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    Awesome...I want to move there now.
     
  10. gg_got_a_tesla

    gg_got_a_tesla Model S: VIN P65513, Model 3 Res Holder

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    Perfect! Would be just in time for my retirement there.

    Seriously, how would Hawaii go about achieving this? On the lines of the Orkney isles (there's a thread about it with a video from Robert Llewellyn)?!

    - Obviously, Solar with utility-scale battery backup (Tesla Energy!!)

    - Geothermal?

    - Tidal?

    - Wind? (Have to say that the huge wind turbines on the West Maui mountain slopes were a bit of an eye sore when I could spot them from most parts of the island on our trip in 2012; they weren't there in 2001 on our honeymoon trip)

    How much would each of these contribute to the mix?
     
  11. Bangor Bob

    Bangor Bob Member

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    Awesome! That's the first American domino tipped, 49 left in the set...

    Certainly the "newer" islands in the chain have plenty of geothermal potential!
     
  12. wayner

    wayner Active Member

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    I would think that solar is already cost competitive in Hawaii as the price of electricity seems to be about $0.40/kWh. Here in Ontario I am able to sell my solar power for $0.384 and I calculate about a 13% IRR (albeit helped by depreciation tax credits). Won't this happen without intervention if it makes economic sense?
     
  13. Bangor Bob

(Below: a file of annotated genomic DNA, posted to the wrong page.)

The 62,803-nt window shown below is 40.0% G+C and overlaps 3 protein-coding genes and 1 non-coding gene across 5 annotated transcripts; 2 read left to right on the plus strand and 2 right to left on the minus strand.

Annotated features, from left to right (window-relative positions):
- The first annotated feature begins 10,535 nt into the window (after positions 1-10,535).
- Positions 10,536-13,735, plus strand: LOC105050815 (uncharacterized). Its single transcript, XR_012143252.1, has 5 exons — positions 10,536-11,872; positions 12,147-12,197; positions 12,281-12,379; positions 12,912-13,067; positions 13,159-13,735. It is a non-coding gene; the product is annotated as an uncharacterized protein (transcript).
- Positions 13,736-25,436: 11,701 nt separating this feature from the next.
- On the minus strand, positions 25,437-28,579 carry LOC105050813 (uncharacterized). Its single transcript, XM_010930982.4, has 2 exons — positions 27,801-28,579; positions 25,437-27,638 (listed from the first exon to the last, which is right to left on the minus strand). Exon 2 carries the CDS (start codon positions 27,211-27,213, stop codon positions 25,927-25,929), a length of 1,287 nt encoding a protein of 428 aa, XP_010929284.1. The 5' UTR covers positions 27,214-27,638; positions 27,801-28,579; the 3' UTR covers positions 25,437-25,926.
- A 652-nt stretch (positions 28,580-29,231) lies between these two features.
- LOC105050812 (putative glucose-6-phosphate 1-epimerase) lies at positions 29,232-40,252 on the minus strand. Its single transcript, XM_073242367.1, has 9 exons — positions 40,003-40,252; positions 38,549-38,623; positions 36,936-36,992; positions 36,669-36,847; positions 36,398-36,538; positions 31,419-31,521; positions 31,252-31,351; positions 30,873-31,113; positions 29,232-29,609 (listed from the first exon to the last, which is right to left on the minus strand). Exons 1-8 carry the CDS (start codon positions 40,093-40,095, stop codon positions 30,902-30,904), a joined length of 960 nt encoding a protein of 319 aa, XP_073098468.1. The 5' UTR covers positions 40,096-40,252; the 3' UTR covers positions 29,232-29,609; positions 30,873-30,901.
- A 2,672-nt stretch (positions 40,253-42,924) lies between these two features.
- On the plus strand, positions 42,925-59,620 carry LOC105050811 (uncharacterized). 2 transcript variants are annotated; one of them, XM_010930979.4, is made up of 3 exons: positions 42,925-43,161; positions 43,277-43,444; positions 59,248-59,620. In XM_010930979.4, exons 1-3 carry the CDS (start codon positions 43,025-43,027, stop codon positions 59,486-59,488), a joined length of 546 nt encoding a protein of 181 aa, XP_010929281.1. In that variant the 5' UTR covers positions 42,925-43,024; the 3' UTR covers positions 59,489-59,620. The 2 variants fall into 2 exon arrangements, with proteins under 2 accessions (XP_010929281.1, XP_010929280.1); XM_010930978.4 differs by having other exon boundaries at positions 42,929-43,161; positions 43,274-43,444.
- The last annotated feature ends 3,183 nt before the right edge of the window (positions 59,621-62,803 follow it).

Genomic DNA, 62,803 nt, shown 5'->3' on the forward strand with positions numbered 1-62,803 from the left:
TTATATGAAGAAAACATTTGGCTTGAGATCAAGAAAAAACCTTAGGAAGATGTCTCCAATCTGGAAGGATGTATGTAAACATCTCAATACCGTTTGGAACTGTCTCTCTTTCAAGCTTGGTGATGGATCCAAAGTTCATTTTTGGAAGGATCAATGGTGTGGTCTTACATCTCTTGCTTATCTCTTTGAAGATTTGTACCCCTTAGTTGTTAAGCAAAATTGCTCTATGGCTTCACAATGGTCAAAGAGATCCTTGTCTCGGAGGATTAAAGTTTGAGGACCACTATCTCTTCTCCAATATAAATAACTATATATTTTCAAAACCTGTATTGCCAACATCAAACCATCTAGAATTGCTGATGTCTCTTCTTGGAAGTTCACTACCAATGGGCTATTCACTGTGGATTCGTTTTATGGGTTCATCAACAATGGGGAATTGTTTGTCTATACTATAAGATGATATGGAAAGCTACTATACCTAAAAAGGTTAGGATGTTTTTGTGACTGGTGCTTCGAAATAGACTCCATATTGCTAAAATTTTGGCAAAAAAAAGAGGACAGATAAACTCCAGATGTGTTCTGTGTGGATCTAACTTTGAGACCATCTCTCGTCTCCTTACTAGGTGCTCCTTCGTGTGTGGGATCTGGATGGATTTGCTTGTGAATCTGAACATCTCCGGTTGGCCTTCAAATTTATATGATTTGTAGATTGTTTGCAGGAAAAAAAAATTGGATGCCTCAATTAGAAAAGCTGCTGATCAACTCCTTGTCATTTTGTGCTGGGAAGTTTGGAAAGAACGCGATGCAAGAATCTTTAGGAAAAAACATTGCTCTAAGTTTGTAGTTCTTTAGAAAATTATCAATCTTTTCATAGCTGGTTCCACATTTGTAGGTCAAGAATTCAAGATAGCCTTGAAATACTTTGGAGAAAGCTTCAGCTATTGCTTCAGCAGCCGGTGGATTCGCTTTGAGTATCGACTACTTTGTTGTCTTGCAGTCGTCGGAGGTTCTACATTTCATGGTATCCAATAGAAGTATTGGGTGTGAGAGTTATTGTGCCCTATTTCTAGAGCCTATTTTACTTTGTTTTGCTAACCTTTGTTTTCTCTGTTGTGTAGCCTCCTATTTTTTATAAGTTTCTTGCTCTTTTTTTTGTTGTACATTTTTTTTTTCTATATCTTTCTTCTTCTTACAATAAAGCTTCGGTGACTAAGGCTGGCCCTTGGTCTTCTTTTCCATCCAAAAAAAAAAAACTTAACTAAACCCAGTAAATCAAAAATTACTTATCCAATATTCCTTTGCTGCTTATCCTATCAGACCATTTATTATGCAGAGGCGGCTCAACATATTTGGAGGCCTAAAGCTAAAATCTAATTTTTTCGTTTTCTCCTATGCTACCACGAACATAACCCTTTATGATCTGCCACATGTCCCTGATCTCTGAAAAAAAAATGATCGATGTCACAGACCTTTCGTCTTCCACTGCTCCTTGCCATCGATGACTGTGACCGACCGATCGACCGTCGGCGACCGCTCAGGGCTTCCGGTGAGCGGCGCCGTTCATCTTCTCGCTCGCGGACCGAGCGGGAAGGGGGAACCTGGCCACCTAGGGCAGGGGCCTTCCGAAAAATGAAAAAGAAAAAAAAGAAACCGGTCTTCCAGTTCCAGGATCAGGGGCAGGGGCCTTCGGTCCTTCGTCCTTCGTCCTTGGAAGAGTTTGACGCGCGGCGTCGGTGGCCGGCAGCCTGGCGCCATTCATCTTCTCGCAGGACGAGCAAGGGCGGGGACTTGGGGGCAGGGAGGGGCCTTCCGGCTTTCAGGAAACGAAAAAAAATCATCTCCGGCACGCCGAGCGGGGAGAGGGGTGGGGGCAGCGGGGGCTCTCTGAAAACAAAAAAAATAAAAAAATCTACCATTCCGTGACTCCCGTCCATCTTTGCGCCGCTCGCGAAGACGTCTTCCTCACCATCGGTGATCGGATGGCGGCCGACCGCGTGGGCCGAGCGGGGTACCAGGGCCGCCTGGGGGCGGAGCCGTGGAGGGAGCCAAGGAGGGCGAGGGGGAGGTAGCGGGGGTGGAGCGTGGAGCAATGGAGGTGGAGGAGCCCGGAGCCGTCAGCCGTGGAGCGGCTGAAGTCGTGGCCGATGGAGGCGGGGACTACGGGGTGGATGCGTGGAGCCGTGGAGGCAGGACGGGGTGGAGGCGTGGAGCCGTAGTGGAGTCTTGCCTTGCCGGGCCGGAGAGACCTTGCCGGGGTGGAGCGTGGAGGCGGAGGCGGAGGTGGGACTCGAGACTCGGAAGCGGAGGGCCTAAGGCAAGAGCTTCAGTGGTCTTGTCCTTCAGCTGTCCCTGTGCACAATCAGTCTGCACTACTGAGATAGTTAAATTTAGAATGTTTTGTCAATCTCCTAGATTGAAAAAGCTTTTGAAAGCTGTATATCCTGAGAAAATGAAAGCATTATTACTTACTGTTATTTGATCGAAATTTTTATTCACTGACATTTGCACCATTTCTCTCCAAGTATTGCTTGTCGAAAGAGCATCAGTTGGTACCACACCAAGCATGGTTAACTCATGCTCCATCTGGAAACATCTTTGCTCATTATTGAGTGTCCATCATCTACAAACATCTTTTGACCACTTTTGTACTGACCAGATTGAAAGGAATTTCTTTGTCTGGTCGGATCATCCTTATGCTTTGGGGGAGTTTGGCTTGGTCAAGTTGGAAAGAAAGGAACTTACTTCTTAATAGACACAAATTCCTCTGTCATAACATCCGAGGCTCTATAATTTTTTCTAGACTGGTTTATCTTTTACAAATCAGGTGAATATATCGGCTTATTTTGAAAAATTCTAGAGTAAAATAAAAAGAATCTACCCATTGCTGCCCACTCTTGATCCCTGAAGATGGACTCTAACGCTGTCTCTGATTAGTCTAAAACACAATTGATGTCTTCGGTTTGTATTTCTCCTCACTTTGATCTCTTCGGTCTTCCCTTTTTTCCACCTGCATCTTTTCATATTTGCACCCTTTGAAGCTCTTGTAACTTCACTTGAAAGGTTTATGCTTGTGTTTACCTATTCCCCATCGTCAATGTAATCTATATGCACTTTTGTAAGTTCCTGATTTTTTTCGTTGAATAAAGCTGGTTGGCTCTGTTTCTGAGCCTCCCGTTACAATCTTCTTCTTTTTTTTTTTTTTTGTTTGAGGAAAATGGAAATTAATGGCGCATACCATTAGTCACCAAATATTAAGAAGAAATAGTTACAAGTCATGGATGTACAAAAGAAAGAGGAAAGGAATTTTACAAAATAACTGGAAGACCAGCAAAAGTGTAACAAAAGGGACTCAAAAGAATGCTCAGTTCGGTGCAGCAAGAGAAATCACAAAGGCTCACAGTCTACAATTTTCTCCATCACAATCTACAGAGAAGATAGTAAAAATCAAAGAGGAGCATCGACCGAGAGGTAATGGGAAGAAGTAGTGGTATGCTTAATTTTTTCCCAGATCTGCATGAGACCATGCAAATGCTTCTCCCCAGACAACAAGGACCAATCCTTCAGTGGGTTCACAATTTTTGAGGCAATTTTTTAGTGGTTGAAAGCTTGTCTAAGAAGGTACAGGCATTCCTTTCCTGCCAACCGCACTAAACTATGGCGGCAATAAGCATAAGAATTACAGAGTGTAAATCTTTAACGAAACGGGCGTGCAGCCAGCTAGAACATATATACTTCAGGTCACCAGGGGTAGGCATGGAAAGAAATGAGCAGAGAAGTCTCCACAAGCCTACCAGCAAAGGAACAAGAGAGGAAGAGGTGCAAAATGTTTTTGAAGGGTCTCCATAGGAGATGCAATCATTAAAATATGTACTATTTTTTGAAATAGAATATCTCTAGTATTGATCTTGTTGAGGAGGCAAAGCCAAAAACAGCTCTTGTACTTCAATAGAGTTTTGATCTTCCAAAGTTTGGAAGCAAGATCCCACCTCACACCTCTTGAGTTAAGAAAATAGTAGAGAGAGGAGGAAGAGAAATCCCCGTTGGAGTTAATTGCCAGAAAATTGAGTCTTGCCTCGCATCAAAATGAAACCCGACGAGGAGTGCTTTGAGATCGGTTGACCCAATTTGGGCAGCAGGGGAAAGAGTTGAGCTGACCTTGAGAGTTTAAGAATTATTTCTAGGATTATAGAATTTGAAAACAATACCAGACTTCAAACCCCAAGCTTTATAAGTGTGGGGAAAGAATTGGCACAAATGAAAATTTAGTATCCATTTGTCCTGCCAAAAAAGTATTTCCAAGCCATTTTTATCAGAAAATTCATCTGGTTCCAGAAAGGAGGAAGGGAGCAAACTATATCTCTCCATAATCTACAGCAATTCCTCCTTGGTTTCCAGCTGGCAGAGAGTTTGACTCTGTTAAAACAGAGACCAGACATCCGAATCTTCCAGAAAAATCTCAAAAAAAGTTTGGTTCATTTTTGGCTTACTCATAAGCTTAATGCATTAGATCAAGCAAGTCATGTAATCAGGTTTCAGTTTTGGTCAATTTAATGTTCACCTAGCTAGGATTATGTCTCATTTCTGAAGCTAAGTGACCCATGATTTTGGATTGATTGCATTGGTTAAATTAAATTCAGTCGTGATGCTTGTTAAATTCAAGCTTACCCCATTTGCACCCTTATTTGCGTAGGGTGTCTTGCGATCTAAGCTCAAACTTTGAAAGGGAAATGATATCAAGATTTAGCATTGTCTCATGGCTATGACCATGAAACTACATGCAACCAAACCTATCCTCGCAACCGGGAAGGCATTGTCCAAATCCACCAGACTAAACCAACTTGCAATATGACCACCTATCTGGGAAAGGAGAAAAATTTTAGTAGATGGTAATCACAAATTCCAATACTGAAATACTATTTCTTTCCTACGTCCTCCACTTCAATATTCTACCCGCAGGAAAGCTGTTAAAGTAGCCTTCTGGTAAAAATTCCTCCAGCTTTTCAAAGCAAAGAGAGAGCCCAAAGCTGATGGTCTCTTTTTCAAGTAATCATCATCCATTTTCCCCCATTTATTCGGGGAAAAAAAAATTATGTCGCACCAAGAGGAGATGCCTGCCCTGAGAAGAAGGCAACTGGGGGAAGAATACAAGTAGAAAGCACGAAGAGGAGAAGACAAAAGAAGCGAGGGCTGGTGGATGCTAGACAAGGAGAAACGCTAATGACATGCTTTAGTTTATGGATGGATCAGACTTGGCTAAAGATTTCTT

Bangor Bob Member

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    It's about accelerating common sense, and giving clear expectations to the market. HECO hasn't exactly been welcoming to solar interconnections in the past.
     
  14. 3mp_kwh

    3mp_kwh Member

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    I agree Nextera is a good suitor, among the large corporate utilities to serve HI. The dynamic might change, however, as any realistic all-renewables, by 2045, mandate will require aggressive phase-ins. That will, in turn, limit the island's ability to cost out natural gas as a replacement for fuel oil (infrastructure$$). I thought they were even considering an LNG import facility? A higher Renewable Portfolio Standard (RPS) may be the silver lining, but the aforementioned high diesel generator costs could be around until they get there.

    If the rest of the United States could capitalize on the difference between 12 and 35 cents /kwh, we could finance Elon's "blue square" I bet. Hmmm, 4,000TWH (.23/kwh) = $920 billion per year. You could probably buy that "farm" in three, if you hadn't politically "bought the farm" much sooner.
     
  15. notAmeenPerson

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    There are proposed energy projects such as this one. I'm not familiar with the ocean floor depths around the island. However, I would prefer that they anchor these turbines into the sea floor like I've seen with other projects.